The Time Before Landing: The Evolution of Aircraft Brake Systems
In this day and age, we believe that every vehicle should come with a functioning braking system in order to ensure safety. However, from the creation of the first plane to the advancements made during WWI, the early plane had no need for a complex braking system. It flew at such slow speeds that it only relied on the friction of the wheels touching the ground in order to come to a gradual stop. But as war created the need for faster and larger planes, a functioning brake system became necessary. Contemporary aircraft now typically have a dedicated brake unit for each of its main wheels in order for it to come to a stop in a timely manner.
All brake systems are based on the same principles of converting the kinetic energy and the inertia of the plane in order to decrease the velocity of the plane allowing it to come to a gradual stop. According to the laws of physics, energy cannot be created nor destroyed. So, the kinetic energy that drives the momentum of the plane forward is turned into thermal energy through the process of friction.
The most common mechanism for braking, which is also commonly used in automobiles, is the disc brake. The basic principles of a disc brake are that there is a caliper with disc brakes that are attached to a section of the wheel. When pressure is put on the brakes, the brake pads clamp down onto the spinning wheel, creating friction, and slowing down the rotation of the wheel. Within the classification of disc brakes, there are many other specialized brakes that have been altered to fit the needs of each specific aircraft. The larger the vessel the more complex the braking system has to be in order to achieve the same results. For example, single disc brakes are the simplest of the disc brakes and are typically used on lighter aircraft.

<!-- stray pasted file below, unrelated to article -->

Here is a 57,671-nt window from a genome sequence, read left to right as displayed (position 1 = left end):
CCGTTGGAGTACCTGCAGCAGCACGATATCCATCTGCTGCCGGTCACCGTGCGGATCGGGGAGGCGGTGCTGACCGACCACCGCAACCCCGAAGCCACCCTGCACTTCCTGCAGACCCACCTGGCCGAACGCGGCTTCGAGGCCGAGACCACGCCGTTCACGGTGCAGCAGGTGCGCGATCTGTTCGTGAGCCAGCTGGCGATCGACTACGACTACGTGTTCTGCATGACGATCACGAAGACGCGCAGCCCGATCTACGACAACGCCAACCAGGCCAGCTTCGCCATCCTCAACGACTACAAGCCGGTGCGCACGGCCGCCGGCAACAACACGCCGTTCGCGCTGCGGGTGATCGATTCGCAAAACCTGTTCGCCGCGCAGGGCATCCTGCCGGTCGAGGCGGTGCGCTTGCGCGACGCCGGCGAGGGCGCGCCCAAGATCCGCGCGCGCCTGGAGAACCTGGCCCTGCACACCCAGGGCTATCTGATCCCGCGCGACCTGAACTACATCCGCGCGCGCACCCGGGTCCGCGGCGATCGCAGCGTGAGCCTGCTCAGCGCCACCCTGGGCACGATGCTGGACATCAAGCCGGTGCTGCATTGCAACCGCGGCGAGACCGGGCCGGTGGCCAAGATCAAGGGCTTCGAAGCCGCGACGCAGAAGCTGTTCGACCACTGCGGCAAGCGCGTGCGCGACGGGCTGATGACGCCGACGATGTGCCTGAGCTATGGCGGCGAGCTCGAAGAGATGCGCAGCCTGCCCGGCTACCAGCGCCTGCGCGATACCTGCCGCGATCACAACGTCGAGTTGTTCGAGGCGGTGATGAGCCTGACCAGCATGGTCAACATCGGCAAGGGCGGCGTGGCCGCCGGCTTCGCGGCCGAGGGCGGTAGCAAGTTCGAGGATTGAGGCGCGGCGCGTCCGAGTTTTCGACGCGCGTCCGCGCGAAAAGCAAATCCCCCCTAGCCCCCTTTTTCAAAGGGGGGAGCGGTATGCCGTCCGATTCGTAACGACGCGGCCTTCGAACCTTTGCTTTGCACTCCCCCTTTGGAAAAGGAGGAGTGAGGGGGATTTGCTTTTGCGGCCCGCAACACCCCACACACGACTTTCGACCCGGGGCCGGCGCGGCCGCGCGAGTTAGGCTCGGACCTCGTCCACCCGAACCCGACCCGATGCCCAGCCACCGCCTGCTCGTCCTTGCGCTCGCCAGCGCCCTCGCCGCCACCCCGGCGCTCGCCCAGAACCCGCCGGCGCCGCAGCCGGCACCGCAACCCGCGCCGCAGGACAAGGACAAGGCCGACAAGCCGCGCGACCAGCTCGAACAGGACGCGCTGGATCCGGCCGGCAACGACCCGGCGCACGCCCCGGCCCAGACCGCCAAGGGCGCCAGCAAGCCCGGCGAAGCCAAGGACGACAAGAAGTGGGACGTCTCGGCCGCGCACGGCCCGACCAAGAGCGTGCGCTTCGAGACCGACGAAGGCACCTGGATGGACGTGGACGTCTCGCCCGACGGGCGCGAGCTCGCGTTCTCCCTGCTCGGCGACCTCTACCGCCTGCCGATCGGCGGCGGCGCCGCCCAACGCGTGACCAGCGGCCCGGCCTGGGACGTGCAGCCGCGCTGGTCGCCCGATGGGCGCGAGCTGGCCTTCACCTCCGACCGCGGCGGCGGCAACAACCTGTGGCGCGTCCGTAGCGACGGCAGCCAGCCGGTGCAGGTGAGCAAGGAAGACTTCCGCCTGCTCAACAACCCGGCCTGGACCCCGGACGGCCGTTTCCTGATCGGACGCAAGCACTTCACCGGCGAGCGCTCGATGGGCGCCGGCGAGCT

Another common brake is the floating disc brake. Also known as a sliding disc brake, it is one where the wheel is fixed in position with a caliper that can slide to initiate the braking mechanism. When the brakes are applied, the pressure inside the brake housing increases and the pressure forces a piston to move inward toward the center of the braking device and the wheel. The piston presses against the brake pads forcing them into contact with the wheel. The brake pads pressing down on the wheel causes the friction needed to come to a gradual stop. If any excess pressure is applied to the caliper and the brake housing, which are “floating” and do not come in contact with the wheel, they are then forced distally from the wheel. Thus, there is a “cap” on how hard you can break. Because any excess pressure on the braking system causes the caliper to move backward, the brakes are applied at a constant rate to bring the vessel to a stop more smoothly.
Because of their very nature, brakes wear down very quickly. So, it’s important to remember regular maintenance and repair. At Buy Aviation Parts, owned and operated by ASAP Semiconductor, our expert staff can help you find all the brake supplies you need, new or obsolete. As a premier supplier of parts for the aerospace, civil aviation, and defense industries, we’re always available and ready to help you find all the parts and equipment you need, 24/7x365. For a quick and competitive quote, email us at firstname.lastname@example.org or call us at +1-269-264-4495.